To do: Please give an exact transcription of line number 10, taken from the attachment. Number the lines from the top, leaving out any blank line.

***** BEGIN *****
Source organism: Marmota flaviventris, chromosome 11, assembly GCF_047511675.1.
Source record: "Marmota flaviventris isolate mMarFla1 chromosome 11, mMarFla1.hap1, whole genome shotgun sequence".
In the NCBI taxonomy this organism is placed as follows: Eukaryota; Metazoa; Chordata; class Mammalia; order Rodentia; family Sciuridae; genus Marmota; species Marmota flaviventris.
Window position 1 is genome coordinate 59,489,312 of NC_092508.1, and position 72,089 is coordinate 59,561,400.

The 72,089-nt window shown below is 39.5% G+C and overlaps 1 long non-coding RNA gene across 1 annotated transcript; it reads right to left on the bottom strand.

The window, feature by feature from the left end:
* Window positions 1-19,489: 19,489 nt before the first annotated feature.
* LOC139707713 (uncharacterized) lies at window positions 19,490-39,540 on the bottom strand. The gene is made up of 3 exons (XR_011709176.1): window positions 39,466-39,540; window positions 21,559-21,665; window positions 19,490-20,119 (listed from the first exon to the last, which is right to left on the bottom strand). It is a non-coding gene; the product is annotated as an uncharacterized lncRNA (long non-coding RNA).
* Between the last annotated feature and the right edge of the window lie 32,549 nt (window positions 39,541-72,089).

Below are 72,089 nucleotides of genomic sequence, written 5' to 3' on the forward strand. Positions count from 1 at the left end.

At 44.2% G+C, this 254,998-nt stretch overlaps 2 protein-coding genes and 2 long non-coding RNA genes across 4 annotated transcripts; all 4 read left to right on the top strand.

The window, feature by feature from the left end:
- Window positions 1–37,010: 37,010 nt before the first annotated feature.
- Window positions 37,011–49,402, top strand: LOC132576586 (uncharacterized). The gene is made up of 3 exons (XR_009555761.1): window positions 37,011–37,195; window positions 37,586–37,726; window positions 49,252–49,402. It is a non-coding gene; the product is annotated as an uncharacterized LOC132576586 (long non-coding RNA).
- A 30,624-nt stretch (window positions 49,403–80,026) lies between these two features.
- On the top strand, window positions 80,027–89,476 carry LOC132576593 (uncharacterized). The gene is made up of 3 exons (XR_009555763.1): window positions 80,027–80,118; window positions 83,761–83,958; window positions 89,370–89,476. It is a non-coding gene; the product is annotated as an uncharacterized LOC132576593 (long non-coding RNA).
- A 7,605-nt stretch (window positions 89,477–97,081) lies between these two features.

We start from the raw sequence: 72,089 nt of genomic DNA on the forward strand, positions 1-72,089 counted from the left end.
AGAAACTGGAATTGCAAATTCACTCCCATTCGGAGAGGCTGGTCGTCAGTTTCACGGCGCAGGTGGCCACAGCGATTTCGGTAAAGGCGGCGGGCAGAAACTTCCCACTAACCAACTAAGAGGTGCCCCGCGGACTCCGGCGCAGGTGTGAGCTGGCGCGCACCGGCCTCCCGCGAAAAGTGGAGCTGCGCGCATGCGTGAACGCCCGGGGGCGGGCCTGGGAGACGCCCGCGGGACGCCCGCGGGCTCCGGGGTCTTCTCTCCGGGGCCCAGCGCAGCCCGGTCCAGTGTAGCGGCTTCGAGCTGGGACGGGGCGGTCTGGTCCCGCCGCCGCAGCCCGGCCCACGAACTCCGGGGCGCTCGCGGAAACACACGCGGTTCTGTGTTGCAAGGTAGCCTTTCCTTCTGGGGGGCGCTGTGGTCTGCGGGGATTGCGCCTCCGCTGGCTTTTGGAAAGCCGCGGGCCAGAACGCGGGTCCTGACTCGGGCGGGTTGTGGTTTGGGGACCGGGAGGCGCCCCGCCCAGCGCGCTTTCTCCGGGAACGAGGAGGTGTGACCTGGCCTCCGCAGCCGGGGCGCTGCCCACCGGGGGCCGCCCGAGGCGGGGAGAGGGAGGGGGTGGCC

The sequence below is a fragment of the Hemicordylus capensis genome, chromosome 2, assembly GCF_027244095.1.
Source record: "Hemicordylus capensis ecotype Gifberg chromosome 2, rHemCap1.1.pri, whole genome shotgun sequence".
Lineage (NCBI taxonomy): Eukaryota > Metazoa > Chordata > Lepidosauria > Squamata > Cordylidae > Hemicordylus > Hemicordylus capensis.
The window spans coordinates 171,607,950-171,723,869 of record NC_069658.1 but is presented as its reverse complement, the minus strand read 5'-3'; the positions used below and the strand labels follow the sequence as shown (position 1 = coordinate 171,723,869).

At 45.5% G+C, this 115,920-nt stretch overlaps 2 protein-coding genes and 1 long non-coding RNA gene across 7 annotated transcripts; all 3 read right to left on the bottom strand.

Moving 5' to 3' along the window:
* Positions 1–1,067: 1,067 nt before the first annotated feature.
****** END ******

Below are 72,089 nucleotides of genomic sequence, written 5' to 3' on the forward strand. Positions count from 1 at the left end.